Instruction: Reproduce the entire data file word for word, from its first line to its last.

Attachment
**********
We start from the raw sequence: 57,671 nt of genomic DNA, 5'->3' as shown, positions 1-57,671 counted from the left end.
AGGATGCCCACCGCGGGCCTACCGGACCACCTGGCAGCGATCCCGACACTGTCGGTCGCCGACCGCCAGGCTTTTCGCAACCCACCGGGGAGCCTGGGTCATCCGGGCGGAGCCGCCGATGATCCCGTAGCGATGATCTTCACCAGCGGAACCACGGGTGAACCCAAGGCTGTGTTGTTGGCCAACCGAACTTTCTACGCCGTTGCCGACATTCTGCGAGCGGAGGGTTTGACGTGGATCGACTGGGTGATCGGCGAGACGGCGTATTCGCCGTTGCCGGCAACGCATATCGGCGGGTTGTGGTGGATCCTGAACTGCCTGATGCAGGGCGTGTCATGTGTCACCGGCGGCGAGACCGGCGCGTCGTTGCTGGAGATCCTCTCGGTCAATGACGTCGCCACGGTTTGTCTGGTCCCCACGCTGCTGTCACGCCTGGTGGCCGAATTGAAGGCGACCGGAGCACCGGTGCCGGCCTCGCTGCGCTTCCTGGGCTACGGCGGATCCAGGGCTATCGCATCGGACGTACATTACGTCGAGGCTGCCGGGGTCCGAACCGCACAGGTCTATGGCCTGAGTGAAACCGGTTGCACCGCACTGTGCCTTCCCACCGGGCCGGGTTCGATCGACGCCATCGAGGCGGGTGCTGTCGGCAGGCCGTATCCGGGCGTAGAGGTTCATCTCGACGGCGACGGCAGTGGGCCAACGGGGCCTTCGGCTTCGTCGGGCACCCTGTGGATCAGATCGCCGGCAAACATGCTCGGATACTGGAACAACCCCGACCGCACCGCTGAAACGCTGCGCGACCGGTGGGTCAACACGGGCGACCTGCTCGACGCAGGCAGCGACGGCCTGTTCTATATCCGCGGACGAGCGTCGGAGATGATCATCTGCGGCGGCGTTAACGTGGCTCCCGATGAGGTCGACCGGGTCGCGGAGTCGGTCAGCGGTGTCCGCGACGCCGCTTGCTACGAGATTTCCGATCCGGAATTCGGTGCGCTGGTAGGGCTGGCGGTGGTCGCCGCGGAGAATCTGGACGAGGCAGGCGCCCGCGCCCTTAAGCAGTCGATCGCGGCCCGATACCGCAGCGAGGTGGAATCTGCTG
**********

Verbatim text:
We start from the raw sequence: 57,671 nt of genomic DNA, 5'->3' as shown, positions 1-57,671 counted from the left end.
AGGATGCCCACCGCGGGCCTACCGGACCACCTGGCAGCGATCCCGACACTGTCGGTCGCCGACCGCCAGGCTTTTCGCAACCCACCGGGGAGCCTGGGTCATCCGGGCGGAGCCGCCGATGATCCCGTAGCGATGATCTTCACCAGCGGAACCACGGGTGAACCCAAGGCTGTGTTGTTGGCCAACCGAACTTTCTACGCCGTTGCCGACATTCTGCGAGCGGAGGGTTTGACGTGGATCGACTGGGTGATCGGCGAGACGGCGTATTCGCCGTTGCCGGCAACGCATATCGGCGGGTTGTGGTGGATCCTGAACTGCCTGATGCAGGGCGTGTCATGTGTCACCGGCGGCGAGACCGGCGCGTCGTTGCTGGAGATCCTCTCGGTCAATGACGTCGCCACGGTTTGTCTGGTCCCCACGCTGCTGTCACGCCTGGTGGCCGAATTGAAGGCGACCGGAGCACCGGTGCCGGCCTCGCTGCGCTTCCTGGGCTACGGCGGATCCAGGGCTATCGCATCGGACGTACATTACGTCGAGGCTGCCGGGGTCCGAACCGCACAGGTCTATGGCCTGAGTGAAACCGGTTGCACCGCACTGTGCCTTCCCACCGGGCCGGGTTCGATCGACGCCATCGAGGCGGGTGCTGTCGGCAGGCCGTATCCGGGCGTAGAGGTTCATCTCGACGGCGACGGCAGTGGGCCAACGGGGCCTTCGGCTTCGTCGGGCACCCTGTGGATCAGATCGCCGGCAAACATGCTCGGATACTGGAACAACCCCGACCGCACCGCTGAAACGCTGCGCGACCGGTGGGTCAACACGGGCGACCTGCTCGACGCAGGCAGCGACGGCCTGTTCTATATCCGCGGACGAGCGTCGGAGATGATCATCTGCGGCGGCGTTAACGTGGCTCCCGATGAGGTCGACCGGGTCGCGGAGTCGGTCAGCGGTGTCCGCGACGCCGCTTGCTACGAGATTTCCGATCCGGAATTCGGTGCGCTGGTAGGGCTGGCGGTGGTCGCCGCGGAGAATCTGGACGAGGCAGGCGCCCGCGCCCTTAAGCAGTCGATCGCGGCCCGATACCGCAGCGAGGTGGAATCTGCTG